Under the new policy, Disney staff is required to each room of the hotel at least once per day to ensure the safety of its guests.
Disney has begun with the updating of the security policy on a number of the resorts in Walt Disney World.
Guests staying in one of the three monorail hotels – the Grand Floridian, Polynesian and Contemporary resorts near the Magic Kingdom already have experience with the stricter security policy, including the removal of the “do Not Disturb” on the door sign. The markers are swapped for “Room Occupied” signs that warn for maintenance and staff that the guests currently in their rooms, but will not stop with the Disney staff, of.
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The sign accompanies a new policy that requires Disney employees to enter each room of the hotel at least once per day to ensure “the safety and security of guests and property,” Walt Disney World News Today reports.
Under the old rules, employees would pass by rooms marked with the “do Not Disturb” sign. However, now Disney says “the hotel and its employees reserve the right to enter your room for any purpose, including, but not limited to, performing maintenance and repairs or checks on the safety and security of guests and property.”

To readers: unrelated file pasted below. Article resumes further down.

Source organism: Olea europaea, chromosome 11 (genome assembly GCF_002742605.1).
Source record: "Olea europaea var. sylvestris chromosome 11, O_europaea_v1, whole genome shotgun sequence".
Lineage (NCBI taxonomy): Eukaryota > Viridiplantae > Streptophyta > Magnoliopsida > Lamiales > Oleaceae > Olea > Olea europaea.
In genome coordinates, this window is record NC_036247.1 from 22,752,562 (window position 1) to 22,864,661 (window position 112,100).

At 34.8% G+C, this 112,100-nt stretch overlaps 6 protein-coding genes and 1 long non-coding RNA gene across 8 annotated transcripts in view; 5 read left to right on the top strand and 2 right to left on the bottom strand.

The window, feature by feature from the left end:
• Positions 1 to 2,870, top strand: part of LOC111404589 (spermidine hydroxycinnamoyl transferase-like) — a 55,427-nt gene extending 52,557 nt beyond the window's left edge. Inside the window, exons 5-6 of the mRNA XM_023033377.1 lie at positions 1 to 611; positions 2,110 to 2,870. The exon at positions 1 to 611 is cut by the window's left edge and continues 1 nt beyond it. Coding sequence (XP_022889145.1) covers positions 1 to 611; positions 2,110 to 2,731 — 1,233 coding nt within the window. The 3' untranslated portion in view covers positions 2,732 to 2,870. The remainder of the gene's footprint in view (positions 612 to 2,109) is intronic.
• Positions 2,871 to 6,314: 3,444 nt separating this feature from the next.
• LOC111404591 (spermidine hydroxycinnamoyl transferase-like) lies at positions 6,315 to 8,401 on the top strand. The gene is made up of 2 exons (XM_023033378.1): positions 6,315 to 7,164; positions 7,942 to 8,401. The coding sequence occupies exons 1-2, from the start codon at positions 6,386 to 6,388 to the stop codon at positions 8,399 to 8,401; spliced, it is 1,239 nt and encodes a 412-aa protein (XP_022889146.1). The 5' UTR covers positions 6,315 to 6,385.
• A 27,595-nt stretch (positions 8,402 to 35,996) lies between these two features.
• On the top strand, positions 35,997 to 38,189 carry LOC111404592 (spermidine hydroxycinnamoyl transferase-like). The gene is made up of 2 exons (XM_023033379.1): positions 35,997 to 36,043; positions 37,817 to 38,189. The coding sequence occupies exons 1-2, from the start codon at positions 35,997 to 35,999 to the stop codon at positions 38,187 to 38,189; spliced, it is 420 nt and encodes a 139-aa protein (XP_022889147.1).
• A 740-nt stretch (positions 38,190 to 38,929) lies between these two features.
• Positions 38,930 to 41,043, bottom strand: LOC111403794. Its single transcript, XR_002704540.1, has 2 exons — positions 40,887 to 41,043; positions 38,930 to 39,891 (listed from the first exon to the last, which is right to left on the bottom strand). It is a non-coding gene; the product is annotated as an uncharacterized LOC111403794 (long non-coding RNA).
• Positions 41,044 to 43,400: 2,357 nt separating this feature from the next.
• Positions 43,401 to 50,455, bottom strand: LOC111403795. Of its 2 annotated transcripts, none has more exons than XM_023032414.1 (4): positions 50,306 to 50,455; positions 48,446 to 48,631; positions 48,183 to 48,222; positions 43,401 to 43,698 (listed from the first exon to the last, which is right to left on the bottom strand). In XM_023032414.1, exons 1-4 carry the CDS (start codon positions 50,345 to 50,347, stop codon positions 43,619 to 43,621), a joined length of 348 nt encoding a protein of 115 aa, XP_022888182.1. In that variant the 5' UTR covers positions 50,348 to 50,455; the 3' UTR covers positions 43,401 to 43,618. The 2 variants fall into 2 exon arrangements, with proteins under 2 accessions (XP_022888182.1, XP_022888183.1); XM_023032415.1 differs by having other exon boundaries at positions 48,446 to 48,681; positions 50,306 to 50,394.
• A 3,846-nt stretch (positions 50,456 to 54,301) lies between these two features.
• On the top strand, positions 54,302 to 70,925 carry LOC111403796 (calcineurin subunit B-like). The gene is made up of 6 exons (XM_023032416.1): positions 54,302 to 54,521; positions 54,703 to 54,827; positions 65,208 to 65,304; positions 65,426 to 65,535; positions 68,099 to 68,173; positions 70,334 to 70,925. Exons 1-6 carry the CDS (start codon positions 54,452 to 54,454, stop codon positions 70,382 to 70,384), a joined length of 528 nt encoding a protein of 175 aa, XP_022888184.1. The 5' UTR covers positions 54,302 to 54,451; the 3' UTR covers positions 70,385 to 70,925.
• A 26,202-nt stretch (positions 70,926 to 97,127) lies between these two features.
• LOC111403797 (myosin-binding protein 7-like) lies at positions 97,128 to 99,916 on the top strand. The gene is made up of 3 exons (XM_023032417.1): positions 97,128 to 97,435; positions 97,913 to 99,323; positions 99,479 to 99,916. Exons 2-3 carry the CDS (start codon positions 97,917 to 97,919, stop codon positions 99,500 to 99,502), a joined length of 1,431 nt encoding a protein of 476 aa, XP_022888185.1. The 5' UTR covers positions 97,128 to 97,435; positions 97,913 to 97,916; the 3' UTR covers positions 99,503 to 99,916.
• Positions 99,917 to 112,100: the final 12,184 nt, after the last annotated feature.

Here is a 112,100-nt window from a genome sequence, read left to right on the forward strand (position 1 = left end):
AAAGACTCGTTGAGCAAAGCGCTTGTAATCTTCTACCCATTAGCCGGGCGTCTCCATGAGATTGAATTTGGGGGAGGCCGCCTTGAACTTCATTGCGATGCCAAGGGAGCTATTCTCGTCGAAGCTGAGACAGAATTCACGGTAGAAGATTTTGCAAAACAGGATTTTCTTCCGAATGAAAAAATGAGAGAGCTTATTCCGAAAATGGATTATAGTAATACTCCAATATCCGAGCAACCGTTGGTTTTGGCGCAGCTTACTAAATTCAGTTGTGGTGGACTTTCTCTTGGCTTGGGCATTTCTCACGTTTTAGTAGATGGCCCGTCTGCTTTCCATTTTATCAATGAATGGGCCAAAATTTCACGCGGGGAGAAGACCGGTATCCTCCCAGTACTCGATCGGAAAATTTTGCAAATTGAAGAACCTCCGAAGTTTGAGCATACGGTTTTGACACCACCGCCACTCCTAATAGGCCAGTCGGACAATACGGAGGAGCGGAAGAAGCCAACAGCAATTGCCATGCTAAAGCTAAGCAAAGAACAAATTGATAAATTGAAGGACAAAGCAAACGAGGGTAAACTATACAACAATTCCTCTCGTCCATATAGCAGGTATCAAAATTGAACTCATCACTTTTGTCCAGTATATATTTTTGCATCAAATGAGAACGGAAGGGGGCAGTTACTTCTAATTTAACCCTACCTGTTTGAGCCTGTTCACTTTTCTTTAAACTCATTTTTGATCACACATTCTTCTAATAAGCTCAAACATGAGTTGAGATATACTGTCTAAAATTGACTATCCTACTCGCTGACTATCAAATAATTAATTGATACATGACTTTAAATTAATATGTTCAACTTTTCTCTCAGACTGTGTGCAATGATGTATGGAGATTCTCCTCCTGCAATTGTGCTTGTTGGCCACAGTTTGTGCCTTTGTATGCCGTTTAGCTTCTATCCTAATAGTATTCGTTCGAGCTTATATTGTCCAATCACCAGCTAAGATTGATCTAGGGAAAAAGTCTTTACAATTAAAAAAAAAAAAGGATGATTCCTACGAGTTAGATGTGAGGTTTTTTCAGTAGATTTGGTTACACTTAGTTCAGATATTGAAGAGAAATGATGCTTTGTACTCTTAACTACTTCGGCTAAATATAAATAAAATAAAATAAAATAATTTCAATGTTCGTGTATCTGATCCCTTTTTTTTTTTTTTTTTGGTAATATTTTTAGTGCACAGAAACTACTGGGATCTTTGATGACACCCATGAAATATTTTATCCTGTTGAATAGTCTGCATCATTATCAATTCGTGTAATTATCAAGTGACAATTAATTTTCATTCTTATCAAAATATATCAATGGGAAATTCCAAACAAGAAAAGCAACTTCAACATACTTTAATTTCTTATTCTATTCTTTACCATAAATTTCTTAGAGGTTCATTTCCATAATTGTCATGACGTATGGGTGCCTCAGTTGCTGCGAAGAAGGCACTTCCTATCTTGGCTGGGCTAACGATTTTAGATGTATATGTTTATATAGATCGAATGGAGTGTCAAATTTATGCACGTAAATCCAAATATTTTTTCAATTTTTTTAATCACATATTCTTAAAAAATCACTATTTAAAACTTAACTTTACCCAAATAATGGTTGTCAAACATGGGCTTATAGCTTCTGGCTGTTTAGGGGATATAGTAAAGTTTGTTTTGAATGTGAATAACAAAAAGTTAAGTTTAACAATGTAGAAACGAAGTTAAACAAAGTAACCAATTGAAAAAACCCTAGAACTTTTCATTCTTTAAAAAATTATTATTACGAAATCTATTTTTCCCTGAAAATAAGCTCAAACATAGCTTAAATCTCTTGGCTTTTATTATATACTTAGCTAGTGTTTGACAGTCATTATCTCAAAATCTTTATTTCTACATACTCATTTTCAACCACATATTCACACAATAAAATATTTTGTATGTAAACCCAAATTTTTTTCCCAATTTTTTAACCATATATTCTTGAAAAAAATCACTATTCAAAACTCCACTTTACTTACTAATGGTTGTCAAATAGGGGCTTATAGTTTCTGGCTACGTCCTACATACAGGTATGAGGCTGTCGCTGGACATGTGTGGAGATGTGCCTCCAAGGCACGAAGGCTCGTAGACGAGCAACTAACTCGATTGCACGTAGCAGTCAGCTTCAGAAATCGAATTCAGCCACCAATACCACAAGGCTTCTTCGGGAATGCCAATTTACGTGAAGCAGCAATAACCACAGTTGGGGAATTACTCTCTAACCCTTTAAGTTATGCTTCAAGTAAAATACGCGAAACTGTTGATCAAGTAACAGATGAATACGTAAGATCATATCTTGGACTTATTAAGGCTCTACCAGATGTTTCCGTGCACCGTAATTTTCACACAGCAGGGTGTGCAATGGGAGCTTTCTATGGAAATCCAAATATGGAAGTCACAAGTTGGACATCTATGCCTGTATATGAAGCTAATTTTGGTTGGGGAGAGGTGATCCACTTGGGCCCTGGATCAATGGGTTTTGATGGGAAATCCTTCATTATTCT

Although guests will no longer have the ability to keep the staff, the company ensures that the guests will be given prior to entering the room by knocking and announcing that they are coming, WDWNT reports.
Some have reportedly been the assumption that the tightened security measures are a response to the Las Vegas shooting in Mandalay Bay that claimed the lives of 58 people earlier this year. According to WDWNT, the monorail resorts have similar vantage points in the densely populated areas. However, Disney officials have no explanation for why they are the introduction of the new policy.
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The changes are expected to roll out to other Walt Disney World Resort Hotels in the coming weeks, but some Disney guests are already balking at them.
“We bought a motorhome when I retired, because the problems with security,” a Disney guest told the Associated Press. “Well, you never know when someone can come in your room if you are not in your room.”